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Upperville in Fauquier County, Virginia — The American South (Mid-Atlantic)
Upperville
Drama at Vineyard Hill

— Gettysburg Campaign —
 
Upperville – Drama at Vineyard Hill Marker Photo, Click for full size
By Craig Swain, February 5, 2007
1. Upperville – Drama at Vineyard Hill Marker
 
Inscription. This site, known during the war as Vineyard Hill, commands a clear view of the road, stone walls, and fields in front of you where 10,000 cavalry and infantry clashed in the Battle of Upperville on June 21, 1863. It was the fifth day of attack and counterattack along present-day U.S. Route 50 and in the towns of Aldie, Middleburg, and Upperville. Union Gen. Alfred E. Pleasonton pushed west towards the Blue Ridge Mountains while Confederate Gen. J.E.B. Stuart fought to delay the Northerners long enough to conceal Gen. Robert E. Lee’s march through the Shenandoah Valley toward Pennsylvania.

The Battle of Upperville was the largest of these engagements, and the most dramatic aspects of that encounter took place at Vineyard Hill. From here Stuart fought to prevent the Federals from seizing the village of Upperville behind you and the critical intersection at Ashby’s Gap Turnpike (Route 50) and Trappe Road, to allow his embattled forces to reach the safety of the Blue Ridge Mountains at Ashby’s Gap.

Here Stuart directed two of his brigades as they resisted the advance of three Federal brigades. The fighting near here was desperate and often hand-to-hand, the men wielding sabers and pistols. As Stuart’s line gave way on the left, he rode among his troopers restoring order and fighting “with the men like a common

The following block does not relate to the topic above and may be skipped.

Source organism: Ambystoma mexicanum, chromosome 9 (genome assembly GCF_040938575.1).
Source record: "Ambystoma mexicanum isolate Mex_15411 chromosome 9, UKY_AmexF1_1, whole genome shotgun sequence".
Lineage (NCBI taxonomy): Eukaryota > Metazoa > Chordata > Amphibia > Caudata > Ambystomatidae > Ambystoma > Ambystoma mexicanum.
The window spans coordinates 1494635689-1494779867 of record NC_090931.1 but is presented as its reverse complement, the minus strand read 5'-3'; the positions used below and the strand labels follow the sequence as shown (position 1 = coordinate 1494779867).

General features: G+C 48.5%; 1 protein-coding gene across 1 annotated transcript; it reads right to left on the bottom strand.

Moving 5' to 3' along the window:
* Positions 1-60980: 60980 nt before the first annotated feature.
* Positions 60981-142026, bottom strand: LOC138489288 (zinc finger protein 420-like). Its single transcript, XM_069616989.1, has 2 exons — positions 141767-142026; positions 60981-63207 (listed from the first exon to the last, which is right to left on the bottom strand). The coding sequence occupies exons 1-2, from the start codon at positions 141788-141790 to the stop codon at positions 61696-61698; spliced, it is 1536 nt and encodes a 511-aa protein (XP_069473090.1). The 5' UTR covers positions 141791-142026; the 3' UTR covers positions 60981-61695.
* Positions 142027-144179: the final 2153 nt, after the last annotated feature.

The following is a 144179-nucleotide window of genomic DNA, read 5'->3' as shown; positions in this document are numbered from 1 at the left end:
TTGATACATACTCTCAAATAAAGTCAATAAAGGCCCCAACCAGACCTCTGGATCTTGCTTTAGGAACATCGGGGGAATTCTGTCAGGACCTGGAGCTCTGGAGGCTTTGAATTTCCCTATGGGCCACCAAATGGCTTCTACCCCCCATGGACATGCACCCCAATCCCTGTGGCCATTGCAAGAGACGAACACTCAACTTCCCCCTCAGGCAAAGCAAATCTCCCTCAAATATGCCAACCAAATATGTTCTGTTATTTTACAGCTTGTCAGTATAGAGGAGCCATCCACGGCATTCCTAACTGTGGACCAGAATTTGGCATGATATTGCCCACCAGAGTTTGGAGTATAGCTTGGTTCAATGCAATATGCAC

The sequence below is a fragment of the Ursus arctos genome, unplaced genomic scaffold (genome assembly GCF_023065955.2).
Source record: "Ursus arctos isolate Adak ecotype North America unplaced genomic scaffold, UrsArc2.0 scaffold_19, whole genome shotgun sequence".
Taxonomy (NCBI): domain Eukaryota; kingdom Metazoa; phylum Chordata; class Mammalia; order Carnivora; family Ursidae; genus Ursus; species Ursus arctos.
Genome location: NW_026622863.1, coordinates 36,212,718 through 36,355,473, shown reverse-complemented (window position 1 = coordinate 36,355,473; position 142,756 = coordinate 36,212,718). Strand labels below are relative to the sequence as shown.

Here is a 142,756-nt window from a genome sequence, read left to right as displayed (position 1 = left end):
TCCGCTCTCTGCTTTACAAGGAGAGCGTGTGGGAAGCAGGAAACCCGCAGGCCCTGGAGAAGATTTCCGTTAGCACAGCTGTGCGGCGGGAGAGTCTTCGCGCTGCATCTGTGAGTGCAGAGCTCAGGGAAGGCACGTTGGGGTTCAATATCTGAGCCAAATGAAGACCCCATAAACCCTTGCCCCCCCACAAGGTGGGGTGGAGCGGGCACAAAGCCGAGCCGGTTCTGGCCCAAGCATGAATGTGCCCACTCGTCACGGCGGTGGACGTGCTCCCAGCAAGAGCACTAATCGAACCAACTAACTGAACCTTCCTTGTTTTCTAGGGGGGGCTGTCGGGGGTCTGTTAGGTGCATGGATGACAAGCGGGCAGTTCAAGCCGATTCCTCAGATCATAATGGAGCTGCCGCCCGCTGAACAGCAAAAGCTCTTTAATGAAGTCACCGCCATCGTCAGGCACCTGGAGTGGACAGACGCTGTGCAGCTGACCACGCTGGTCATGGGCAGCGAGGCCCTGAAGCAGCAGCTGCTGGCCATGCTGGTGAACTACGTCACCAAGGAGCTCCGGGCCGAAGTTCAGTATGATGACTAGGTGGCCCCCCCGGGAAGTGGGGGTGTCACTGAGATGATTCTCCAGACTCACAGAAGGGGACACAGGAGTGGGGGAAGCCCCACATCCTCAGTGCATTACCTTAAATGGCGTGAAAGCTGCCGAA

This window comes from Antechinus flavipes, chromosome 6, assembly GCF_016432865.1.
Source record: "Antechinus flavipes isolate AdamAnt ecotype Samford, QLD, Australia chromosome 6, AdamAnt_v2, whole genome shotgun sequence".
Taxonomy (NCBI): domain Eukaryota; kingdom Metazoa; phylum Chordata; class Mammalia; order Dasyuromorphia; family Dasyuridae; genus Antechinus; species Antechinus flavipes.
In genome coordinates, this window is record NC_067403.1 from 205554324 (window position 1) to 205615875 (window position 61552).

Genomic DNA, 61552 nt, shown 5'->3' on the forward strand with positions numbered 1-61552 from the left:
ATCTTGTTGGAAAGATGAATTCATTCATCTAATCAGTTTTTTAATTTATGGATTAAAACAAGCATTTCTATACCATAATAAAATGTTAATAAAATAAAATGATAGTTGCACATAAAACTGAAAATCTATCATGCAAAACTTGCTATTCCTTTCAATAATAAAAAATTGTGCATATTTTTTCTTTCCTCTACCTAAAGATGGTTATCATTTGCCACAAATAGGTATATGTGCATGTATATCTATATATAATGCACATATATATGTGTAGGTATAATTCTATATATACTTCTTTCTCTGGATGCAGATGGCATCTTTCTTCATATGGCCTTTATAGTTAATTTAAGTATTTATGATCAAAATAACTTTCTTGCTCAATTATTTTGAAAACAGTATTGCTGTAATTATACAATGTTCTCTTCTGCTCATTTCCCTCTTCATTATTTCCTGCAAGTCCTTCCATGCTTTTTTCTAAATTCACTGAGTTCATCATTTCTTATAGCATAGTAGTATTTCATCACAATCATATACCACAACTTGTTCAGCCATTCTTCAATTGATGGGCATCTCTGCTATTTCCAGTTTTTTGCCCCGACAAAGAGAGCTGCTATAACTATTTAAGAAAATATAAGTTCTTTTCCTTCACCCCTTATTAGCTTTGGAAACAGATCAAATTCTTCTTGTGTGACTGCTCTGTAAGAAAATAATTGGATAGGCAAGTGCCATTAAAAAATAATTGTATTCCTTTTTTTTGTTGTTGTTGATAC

Close Up of the Waud Illustration Photo, Click for full size
By Craig Swain, February 5, 2007
2. Close Up of the Waud Illustration
 
soldier.” Charge and countercharge carried the men and horses back and forth across these fields under the deadly fire of artillery.

Less than a mile to your left, and visible to the men on the high ground around Vineyard Hill, four other brigades clashed, leading one Federal participant to conclude, “the panorama was one of the finest and most animating ever beheld.” Once the Confederates extracted themselves there and reached Ashby’s Gap Turnpike, Stuart ordered the last of his men to retire from Vineyard Hill.
 
Erected by Civil War Trails.
 
Marker series. This marker is included in the Virginia Civil War Trails marker series.
 
Location. 38° 59.432′ N, 77° 52.332′ W. Marker is in Upperville, Virginia, in Fauquier County. Marker is on John S. Mosby Highway (U.S. 50), on the right when traveling east. Click for map. The marker on Vineyard Hill, in Upperville Park. The park is located across the highway from Ivy Hill Cemetery. Marker is in this post office area: Upperville VA 20184, United States of America.
 
Other nearby markers. At least 8 other markers are within 4 miles of this marker, measured as the crow flies. Battle of Unison (here, next to this marker); Lee Moves North Again (approx. 1.1 miles away); Battle of Upperville (approx. 1.1 miles away); a different marker also named Battle of Upperville (approx. 1.4 miles away); Attack at Goose Creek Bridge (approx. 2.8 miles away); Rector House (approx. 3.6 miles away); Rector’s Crossroads (approx. 3.6 miles away); Mosby’s Rangers (approx. 3.7 miles away). Click for a list of all markers in Upperville.
 
Upperville Park Photo, Click for full size
By Craig Swain, June 22, 2007
3. Upperville Park
The marker sits between the baseball fields and the highway on the crest of Vineyard Hill.